Genealogy, or the study of your family history, is a powerful thing in which to engage. Any homesteader understands the importance of roots. Great gardeners don’t really grow plants, they grow dirt and roots and the plants take care of themselves. You are a collection of showy foliage and flashy flowers and fruit – you’re awesome. But to know who you really are, you have to dig around and examine you’re roots; the quality of the plant is determined below the surface. And just as growing your first tomato sends you down a slippery garden slide into the realm of massive year round gardens and drowning in produce every harvest season, genealogy can be extremely addictive.
You may start digging and not like everything you find but what’s important is that you’re fully aware of what’s there. If there’s a problem with the plant, you’re going to most likely find your solution in the dirt. Your family may not be the Waltons but its yours and, for better or worse, they helped form the person you are today. And from you come the offshoots that are your children. Families are like great big circles with our few human stories just retelling themselves over and over again. Are we improving on each season? Are we learning from the stories that came before us? Do we even know them?
Homesteading and Genealogy
When I think of the modern version of homesteading, I think of the desire I have to pass on a certain way of life to my children. Its a way of living that was lost to my American culture somewhere between The Great Depression and today. My grandparents can remember it, they speak of it to me when prompted, but my mother has no experience with it and neither do I. I’ve had to carve out my lifestyle from my modern experience; chipping away the worldliness until I strike on something more real and solid. Something more simple.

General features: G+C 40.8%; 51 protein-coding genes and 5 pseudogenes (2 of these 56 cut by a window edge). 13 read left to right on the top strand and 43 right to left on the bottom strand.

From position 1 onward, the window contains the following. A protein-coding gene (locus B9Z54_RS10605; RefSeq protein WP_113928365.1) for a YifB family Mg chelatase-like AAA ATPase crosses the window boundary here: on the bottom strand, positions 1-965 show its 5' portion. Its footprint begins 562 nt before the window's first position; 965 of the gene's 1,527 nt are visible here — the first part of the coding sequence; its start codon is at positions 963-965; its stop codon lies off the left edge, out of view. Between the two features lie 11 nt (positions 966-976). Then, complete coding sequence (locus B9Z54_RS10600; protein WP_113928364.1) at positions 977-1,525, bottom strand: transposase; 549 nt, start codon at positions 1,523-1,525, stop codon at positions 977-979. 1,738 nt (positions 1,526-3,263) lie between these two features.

A homesteading sensibility seems to lead to a less trash lifestyle at some point. We don’t all start out there; many of us are still struggling to mesh our do-it-yourself beliefs with our convenience foods culture. Somehow, though, along the way we start focusing on what is truly important in our lives (usually things like peace, family, safety, love) and allowing all the dross to just kind of fall out of our way. This is what I want my legacy to be. I want to be remembered as the mother who loved her children enough to make them work. As the wife who loved her husband enough to manage our home with my own two hands. As a woman, I want to be known as the one who always strove to be true and to be of use.
After searching out my ancestors, I discovered that this desire is not original to me; the women of my family have long carried those very same wishes in their corseted bosoms over as many centuries as I’ve been able to watch flit back on my pedigree chart. To get to the activities for kids, just skip on through these next few parts. To share a story or two with me, come meet my grandma.
Meet My Grandma
I want to introduce you to some of the women of my family – all the little girls who went on to become amazing women and great grandmas. Well, not all of them, but here are a few.
Don’t be boxed in
Mary, up my maternal grandmother’s line, lived in a time and society that valued women who knew their place. She was married to a minister. She was quite lovely. And fiery. There are several stories of her willingness to hold her line and not take any smack off of anyone, including her loving husband. I offer just this one: Of an evening the minister returned home unexpectedly with a large group of men who, he informed Mary, would be dining with them. He knew it was last minute and so allowed that the meal would only be a light supper.
Mary smiled sweetly (a definite sign of trouble) and set about placing their finest china and best silver on the dining room table. After some time, she called the gentlemen into the room, wished them a good meal and retired upstairs. Upon entering, the men were astonished to discover one lit candle on every plate. Their light meal had been served.